Firefox is getting a massive speed boost, and it could persuade Google Chrome and Safari users to switch over.
Mozilla has described Version 57 of the web browser as such a big change that it needed a special name to go along with it. Firefox Quantum makes a lot of bold promises — but when it has to go up against users’ deeply-entrenched habits and setups on existing browsers, it could prove a tough sell.
A lot has changed since Firefox 1.0 launched in 2004. In 2009, it briefly claimed the title of world’s most popular web browser. Google Chrome, which launched in 2008, gradually eroded Firefox’s lead thanks to speedy load times and simple design. Chrome now accounts for 60 percent of desktop web browser usage, but that could shift with a Firefox release that mimics the things that made Chrome so popular in the first place.
If you’re already a Firefox user, you should receive an automatic upgrade to Quantum when it launches on November 14. Chances are you’re not a user, though — Netmarketshare estimates just 13 percent of desktop web users are accessing through Firefox — and for these people, the new edition could present a good reason to change back.
Quantum more effectively uses the multi-core processors found on modern computers. Tasks like web page styling will run at the same time as other tasks. Firefox will also prioritize computer and network resources to keep the current page running smoother than the others. This builds on the work done with the Servo browser engine, written in the Rust programming language.
It also uses a slick design called Photon. Designed with high-resolution displays in mind, it uses simple, clean user interface elements to keep the focus on the content:
When the project was first announced back in October 2016, Mozilla fellow David Bryant described the upcoming update as a “quantum leap” in web browsing:
We are striving for performance gains from Quantum that will be so noticeable that your entire web experience will feel different. Pages will load faster, and scrolling will be silky smooth. Animations and interactive apps will respond instantly, and be able to handle more intensive content while holding consistent frame rates. And the content most important to you will automatically get the highest priority, focusing processing power where you need it the most.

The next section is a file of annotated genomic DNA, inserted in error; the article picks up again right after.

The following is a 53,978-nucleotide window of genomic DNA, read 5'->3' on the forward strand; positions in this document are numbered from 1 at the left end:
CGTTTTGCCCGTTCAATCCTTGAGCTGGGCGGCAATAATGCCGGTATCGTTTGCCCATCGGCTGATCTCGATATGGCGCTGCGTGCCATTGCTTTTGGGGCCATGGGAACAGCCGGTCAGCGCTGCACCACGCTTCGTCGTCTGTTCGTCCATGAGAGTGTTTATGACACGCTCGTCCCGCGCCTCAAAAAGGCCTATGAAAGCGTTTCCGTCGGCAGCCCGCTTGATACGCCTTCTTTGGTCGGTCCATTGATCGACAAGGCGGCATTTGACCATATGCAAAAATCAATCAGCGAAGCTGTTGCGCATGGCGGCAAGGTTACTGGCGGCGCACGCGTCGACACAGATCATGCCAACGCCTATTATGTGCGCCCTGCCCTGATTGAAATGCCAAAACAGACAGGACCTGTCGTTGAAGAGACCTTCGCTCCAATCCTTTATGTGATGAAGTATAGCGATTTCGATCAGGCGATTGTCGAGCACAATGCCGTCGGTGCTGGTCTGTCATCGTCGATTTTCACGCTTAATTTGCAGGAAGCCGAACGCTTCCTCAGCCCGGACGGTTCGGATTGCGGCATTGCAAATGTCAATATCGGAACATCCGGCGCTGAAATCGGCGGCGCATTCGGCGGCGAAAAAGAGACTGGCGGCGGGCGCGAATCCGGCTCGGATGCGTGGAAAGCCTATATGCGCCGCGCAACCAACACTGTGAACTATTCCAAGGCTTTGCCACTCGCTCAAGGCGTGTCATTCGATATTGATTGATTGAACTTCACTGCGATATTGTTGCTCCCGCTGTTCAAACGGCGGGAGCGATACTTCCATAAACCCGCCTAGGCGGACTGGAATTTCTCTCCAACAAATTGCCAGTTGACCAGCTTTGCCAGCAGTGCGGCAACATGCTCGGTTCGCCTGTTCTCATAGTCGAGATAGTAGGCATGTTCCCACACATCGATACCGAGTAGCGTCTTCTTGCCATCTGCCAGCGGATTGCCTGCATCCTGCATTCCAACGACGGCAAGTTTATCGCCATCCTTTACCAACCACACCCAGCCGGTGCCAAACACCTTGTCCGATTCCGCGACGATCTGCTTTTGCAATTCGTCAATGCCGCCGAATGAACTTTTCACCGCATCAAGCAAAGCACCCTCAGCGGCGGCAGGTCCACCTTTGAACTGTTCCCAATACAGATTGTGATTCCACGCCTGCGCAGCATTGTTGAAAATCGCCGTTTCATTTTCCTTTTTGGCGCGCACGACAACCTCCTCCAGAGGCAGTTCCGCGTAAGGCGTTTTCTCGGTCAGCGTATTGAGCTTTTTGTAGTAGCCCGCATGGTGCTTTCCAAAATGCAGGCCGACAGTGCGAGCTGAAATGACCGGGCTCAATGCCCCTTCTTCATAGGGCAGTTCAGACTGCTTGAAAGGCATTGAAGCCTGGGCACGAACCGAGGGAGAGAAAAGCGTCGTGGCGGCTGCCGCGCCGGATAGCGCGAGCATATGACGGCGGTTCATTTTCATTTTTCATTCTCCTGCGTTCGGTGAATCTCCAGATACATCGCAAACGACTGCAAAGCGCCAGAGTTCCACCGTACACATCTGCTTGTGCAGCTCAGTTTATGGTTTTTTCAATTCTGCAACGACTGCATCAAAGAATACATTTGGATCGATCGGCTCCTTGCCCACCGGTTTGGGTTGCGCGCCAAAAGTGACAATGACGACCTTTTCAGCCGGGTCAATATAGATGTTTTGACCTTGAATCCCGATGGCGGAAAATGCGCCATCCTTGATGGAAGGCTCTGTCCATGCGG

Watch the beta version of Firefox Quantum in action here against Google Chrome to get a sense of speed:
As an example, where Yelp takes 9.5 seconds to load on Chrome, it takes just 7.7 seconds on Quantum. The browser achieves these high speeds while also using 30 percent less memory than Google Chrome.
Quantum also beats Chrome by offering Pocket support out-of-the-box. The service suggests trending web sites when a user opens a new tab, meaning that if a news story is breaking, Firefox will make it users aware of it. It’s not quite the speed boosts that made Chrome popular, but it’s a nifty addition.
However, you may want to hold off switching right away. The new version is set to break compatibility with older Firefox extensions, so if there’s something you depend on everyday, it could mean learning new habits. Mozilla has gone all in with the WebExtension standard, though, meaning that extensions cross-compatible with Chrome should be a common sight.
Switching from another browser to Firefox will also mean moving over bookmarks and data. Fortunately, the browser bundles in a tool to make transferring data easy, with an “Import Data” option under the Bookmarks section. Quantum has a lot of reasons to entice new users, but it all depends whether other browser users will be willing to make the switch.
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